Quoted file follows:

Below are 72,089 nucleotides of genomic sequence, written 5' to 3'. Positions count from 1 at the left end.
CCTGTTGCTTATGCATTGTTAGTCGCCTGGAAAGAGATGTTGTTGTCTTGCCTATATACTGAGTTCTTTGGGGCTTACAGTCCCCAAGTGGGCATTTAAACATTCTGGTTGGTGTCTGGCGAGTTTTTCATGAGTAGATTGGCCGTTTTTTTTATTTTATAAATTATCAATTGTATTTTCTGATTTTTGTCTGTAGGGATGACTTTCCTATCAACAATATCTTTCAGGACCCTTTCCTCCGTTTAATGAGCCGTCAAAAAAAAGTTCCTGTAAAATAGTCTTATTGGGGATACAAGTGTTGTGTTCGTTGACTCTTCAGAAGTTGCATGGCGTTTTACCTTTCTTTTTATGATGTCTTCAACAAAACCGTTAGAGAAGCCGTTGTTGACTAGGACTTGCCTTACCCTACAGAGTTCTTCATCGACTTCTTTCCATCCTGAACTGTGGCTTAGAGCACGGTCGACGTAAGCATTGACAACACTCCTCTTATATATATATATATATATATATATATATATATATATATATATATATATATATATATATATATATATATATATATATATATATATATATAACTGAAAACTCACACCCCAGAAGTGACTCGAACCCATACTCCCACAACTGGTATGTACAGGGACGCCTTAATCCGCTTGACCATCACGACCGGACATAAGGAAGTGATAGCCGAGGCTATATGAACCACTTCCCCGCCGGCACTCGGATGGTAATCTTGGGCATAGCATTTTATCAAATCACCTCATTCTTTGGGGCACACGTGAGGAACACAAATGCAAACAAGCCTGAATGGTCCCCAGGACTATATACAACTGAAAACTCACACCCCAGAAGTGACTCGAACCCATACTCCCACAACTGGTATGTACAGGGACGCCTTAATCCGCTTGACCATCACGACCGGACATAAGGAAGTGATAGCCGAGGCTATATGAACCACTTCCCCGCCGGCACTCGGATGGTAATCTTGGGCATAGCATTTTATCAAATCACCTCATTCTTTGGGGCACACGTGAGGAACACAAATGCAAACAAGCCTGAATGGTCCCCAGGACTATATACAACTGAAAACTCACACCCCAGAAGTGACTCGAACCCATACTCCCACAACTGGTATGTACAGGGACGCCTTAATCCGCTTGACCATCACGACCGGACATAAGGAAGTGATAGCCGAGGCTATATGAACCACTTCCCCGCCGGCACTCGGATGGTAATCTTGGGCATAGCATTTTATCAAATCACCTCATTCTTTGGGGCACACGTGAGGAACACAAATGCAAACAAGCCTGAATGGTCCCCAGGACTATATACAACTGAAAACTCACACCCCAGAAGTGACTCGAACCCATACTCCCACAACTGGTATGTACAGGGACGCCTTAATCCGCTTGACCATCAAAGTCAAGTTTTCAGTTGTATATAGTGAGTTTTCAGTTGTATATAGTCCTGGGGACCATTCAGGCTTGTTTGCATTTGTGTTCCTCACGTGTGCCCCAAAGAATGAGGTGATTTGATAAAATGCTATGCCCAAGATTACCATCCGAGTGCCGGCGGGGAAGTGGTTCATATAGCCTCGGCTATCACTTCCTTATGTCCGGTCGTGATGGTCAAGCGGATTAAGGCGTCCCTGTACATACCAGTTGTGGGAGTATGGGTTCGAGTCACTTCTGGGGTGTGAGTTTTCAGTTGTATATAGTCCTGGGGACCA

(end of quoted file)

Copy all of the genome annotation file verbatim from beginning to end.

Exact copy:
Below are 72,089 nucleotides of genomic sequence, written 5' to 3'. Positions count from 1 at the left end.
CCTGTTGCTTATGCATTGTTAGTCGCCTGGAAAGAGATGTTGTTGTCTTGCCTATATACTGAGTTCTTTGGGGCTTACAGTCCCCAAGTGGGCATTTAAACATTCTGGTTGGTGTCTGGCGAGTTTTTCATGAGTAGATTGGCCGTTTTTTTTATTTTATAAATTATCAATTGTATTTTCTGATTTTTGTCTGTAGGGATGACTTTCCTATCAACAATATCTTTCAGGACCCTTTCCTCCGTTTAATGAGCCGTCAAAAAAAAGTTCCTGTAAAATAGTCTTATTGGGGATACAAGTGTTGTGTTCGTTGACTCTTCAGAAGTTGCATGGCGTTTTACCTTTCTTTTTATGATGTCTTCAACAAAACCGTTAGAGAAGCCGTTGTTGACTAGGACTTGCCTTACCCTACAGAGTTCTTCATCGACTTCTTTCCATCCTGAACTGTGGCTTAGAGCACGGTCGACGTAAGCATTGACAACACTCCTCTTATATATATATATATATATATATATATATATATATATATATATATATATATATATATATATATATATATATATATATATATATATATATAACTGAAAACTCACACCCCAGAAGTGACTCGAACCCATACTCCCACAACTGGTATGTACAGGGACGCCTTAATCCGCTTGACCATCACGACCGGACATAAGGAAGTGATAGCCGAGGCTATATGAACCACTTCCCCGCCGGCACTCGGATGGTAATCTTGGGCATAGCATTTTATCAAATCACCTCATTCTTTGGGGCACACGTGAGGAACACAAATGCAAACAAGCCTGAATGGTCCCCAGGACTATATACAACTGAAAACTCACACCCCAGAAGTGACTCGAACCCATACTCCCACAACTGGTATGTACAGGGACGCCTTAATCCGCTTGACCATCACGACCGGACATAAGGAAGTGATAGCCGAGGCTATATGAACCACTTCCCCGCCGGCACTCGGATGGTAATCTTGGGCATAGCATTTTATCAAATCACCTCATTCTTTGGGGCACACGTGAGGAACACAAATGCAAACAAGCCTGAATGGTCCCCAGGACTATATACAACTGAAAACTCACACCCCAGAAGTGACTCGAACCCATACTCCCACAACTGGTATGTACAGGGACGCCTTAATCCGCTTGACCATCACGACCGGACATAAGGAAGTGATAGCCGAGGCTATATGAACCACTTCCCCGCCGGCACTCGGATGGTAATCTTGGGCATAGCATTTTATCAAATCACCTCATTCTTTGGGGCACACGTGAGGAACACAAATGCAAACAAGCCTGAATGGTCCCCAGGACTATATACAACTGAAAACTCACACCCCAGAAGTGACTCGAACCCATACTCCCACAACTGGTATGTACAGGGACGCCTTAATCCGCTTGACCATCAAAGTCAAGTTTTCAGTTGTATATAGTGAGTTTTCAGTTGTATATAGTCCTGGGGACCATTCAGGCTTGTTTGCATTTGTGTTCCTCACGTGTGCCCCAAAGAATGAGGTGATTTGATAAAATGCTATGCCCAAGATTACCATCCGAGTGCCGGCGGGGAAGTGGTTCATATAGCCTCGGCTATCACTTCCTTATGTCCGGTCGTGATGGTCAAGCGGATTAAGGCGTCCCTGTACATACCAGTTGTGGGAGTATGGGTTCGAGTCACTTCTGGGGTGTGAGTTTTCAGTTGTATATAGTCCTGGGGACCA